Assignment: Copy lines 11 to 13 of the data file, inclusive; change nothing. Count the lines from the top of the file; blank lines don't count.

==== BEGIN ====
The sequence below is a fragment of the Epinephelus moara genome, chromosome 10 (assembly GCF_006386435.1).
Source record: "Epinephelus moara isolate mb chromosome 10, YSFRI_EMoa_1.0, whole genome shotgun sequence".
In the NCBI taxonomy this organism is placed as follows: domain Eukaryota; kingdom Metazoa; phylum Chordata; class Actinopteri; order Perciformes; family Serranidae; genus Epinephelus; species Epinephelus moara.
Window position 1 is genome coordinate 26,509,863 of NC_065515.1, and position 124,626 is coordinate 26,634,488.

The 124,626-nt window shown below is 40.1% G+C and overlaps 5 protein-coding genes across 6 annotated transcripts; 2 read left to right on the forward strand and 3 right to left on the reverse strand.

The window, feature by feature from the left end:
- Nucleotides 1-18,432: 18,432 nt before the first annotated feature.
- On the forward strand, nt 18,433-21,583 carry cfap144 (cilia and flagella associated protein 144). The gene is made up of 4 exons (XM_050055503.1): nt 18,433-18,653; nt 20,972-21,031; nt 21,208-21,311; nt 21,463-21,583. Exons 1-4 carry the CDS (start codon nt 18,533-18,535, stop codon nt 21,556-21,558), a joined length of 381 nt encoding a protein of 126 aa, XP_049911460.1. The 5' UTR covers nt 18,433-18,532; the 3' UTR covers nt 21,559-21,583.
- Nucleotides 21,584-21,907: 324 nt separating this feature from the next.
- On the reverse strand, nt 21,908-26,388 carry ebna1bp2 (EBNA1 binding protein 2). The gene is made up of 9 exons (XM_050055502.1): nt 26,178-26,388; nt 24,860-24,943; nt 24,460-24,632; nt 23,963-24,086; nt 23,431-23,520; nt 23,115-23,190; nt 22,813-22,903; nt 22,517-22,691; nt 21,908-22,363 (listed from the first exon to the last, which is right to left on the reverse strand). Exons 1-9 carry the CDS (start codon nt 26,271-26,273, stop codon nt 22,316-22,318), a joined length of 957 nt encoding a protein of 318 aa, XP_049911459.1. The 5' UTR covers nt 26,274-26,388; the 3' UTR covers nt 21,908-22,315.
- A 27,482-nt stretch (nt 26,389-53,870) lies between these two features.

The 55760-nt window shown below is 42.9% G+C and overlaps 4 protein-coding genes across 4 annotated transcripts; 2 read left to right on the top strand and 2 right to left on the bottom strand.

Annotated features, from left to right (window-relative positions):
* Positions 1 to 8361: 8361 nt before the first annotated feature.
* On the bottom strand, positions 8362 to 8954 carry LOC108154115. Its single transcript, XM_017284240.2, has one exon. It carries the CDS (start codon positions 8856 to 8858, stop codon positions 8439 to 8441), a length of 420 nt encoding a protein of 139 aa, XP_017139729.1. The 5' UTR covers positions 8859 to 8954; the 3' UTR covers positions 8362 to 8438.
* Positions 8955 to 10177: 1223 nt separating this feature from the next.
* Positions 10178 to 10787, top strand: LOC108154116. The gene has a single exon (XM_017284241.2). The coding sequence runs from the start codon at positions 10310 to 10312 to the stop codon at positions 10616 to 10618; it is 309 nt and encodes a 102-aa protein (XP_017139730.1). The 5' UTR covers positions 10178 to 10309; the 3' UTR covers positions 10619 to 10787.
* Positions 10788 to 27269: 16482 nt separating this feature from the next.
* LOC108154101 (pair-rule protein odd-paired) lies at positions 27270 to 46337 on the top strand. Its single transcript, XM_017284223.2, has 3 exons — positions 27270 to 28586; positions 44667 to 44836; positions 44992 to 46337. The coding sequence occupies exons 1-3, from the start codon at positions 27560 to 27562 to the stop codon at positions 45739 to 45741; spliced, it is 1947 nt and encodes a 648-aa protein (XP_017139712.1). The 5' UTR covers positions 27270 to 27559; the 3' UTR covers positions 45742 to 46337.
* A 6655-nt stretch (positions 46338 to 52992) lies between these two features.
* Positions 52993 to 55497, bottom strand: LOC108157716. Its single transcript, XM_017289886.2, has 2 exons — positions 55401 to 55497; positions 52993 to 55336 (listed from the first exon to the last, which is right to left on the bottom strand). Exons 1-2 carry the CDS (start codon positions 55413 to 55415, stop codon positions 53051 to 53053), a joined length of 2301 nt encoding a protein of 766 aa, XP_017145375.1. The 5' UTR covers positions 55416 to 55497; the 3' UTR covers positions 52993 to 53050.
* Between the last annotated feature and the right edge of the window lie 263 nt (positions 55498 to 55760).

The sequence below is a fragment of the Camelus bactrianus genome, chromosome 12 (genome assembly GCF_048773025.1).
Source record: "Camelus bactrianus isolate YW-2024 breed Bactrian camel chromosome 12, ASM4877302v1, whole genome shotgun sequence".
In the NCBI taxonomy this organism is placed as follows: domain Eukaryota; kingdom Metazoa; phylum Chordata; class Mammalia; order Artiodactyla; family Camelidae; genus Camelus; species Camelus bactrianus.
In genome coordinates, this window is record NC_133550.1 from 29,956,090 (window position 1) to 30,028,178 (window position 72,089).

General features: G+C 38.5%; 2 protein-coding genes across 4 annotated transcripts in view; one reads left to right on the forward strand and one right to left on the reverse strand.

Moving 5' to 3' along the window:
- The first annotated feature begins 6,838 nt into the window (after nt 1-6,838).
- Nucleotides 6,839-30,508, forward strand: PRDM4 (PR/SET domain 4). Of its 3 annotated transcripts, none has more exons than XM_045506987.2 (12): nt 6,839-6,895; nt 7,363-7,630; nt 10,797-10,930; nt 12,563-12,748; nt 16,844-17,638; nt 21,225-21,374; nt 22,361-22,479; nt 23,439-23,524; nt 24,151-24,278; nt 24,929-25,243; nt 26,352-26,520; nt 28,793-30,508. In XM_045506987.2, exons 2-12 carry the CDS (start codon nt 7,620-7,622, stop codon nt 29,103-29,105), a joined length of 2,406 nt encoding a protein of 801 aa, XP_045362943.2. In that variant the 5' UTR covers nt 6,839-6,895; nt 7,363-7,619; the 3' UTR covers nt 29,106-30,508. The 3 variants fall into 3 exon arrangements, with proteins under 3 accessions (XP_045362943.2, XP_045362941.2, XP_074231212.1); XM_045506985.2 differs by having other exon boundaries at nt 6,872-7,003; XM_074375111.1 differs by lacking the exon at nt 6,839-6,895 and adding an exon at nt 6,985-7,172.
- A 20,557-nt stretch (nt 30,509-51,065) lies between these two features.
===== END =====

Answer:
- A 27,482-nt stretch (nt 26,389-53,870) lies between these two features.

The 55760-nt window shown below is 42.9% G+C and overlaps 4 protein-coding genes across 4 annotated transcripts; 2 read left to right on the top strand and 2 right to left on the bottom strand.

Annotated features, from left to right (window-relative positions):